Prac payments under negotiation
- Queensland universities have tabled payment rates for practicum supervision which are now subject to joint consideration with our union and the Queensland Teachers’ Union (QTU).
- Our union rejects the notion universities cannot afford to increase rates of pay unless they decrease administration costs.
- For a standard placement, universities receive $46.45 per placement per day and while payment varies across sectors, many teachers receive just $12.45 per day.
Payment rates tabled
The Australian Higher Education Industrial Association (AHEIA) - the body representing Queensland universities - have tabled payment rates for practicum supervision which are now subject to joint consideration with our union and the QTU.
The universities which place pre-service teachers in Queensland schools receive $929 per student per year for the specific purpose of organising and running the practicum.
For a 20 day or four-week placement (standard in Master of Teaching) this amounts to $46.45 per day.
Our union is claiming $31 per day, leaving $15 for other costs such as administration.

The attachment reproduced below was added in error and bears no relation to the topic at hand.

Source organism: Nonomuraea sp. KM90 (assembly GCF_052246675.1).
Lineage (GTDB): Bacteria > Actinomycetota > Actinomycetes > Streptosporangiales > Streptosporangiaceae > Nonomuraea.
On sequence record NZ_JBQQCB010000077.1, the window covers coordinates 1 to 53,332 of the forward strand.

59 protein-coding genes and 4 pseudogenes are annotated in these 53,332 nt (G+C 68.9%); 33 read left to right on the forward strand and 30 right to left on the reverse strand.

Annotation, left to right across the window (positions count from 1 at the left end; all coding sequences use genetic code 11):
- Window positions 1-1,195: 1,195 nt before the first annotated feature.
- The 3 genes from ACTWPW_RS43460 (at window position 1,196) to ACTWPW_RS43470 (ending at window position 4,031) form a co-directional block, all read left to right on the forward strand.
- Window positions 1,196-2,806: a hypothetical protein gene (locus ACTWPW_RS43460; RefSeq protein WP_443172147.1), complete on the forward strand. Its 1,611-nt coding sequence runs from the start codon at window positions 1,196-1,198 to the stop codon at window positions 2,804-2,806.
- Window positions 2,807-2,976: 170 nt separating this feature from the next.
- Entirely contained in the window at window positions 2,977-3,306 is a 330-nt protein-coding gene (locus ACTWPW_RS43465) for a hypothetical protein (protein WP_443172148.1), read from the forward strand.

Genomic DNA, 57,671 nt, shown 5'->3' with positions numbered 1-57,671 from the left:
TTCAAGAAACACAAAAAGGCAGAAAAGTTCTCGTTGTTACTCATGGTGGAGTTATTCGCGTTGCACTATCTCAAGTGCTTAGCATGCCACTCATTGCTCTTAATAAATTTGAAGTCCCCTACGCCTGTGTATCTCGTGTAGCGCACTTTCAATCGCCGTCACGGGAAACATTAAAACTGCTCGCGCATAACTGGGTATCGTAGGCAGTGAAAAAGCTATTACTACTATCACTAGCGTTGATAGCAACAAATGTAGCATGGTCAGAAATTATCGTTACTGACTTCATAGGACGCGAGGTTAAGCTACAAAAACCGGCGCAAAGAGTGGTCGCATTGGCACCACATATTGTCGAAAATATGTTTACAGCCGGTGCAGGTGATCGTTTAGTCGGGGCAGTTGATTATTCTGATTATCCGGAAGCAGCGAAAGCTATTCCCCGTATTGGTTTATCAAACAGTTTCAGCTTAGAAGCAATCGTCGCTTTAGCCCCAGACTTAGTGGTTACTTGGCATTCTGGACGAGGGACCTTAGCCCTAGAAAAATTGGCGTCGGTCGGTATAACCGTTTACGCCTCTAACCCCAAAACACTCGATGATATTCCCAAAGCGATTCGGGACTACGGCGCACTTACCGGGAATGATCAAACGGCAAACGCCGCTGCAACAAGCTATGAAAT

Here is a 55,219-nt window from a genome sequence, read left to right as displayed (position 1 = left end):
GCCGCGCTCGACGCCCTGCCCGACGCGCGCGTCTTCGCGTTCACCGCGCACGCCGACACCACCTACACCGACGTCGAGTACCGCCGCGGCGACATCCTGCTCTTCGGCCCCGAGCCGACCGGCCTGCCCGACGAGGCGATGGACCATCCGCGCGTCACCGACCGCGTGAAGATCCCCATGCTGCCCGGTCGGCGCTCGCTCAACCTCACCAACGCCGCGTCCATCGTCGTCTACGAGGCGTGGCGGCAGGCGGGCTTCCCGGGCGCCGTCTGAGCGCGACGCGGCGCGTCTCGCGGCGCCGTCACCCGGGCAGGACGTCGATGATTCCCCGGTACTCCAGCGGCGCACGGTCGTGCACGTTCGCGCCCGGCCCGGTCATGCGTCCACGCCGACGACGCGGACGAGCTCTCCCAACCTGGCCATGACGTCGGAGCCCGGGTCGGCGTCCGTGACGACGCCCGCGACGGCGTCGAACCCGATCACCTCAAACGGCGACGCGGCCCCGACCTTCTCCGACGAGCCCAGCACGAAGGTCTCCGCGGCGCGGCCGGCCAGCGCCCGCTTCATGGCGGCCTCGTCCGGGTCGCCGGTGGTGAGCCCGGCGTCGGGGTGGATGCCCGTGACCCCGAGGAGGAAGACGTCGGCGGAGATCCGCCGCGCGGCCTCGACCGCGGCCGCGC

Current payment rates are untenable
Universities need teachers to supervise pre-service students and only came to the negotiation table following the threat of a ban on supervisions.
The base payment for supervision of pre-service teachers has not been updated in any sector since 1996 and varies across sectors but for many teachers is just $12.45 per day.
This is despite increases in expectations and the workload associated with pre-service teacher supervisions.
AHEIA pushing for change to payment process
The AHEIA are pushing for a “uniquely Queensland solution” that would change the way payments are made.
The AHEIA claims that to afford an increase in practicum pay rates, they need to decrease administration costs; however, our union has concerns over the implications of their proposal to achieve this.
They also initially claimed that universities could not table rates of pay until employers agreed to take on administration of payments.
Our union rejected this claim on the basis the two issues were independent of each other and called on the AHEIA to table rates so members could make informed decisions about whether or not to engage in practicum supervisions.
After joint pressure from our union and the QTU, AHEIA have since tabled payment rates for consideration and our two unions will be meeting with them on 14 November to discuss further.
Members will be updated to the progress of that meeting.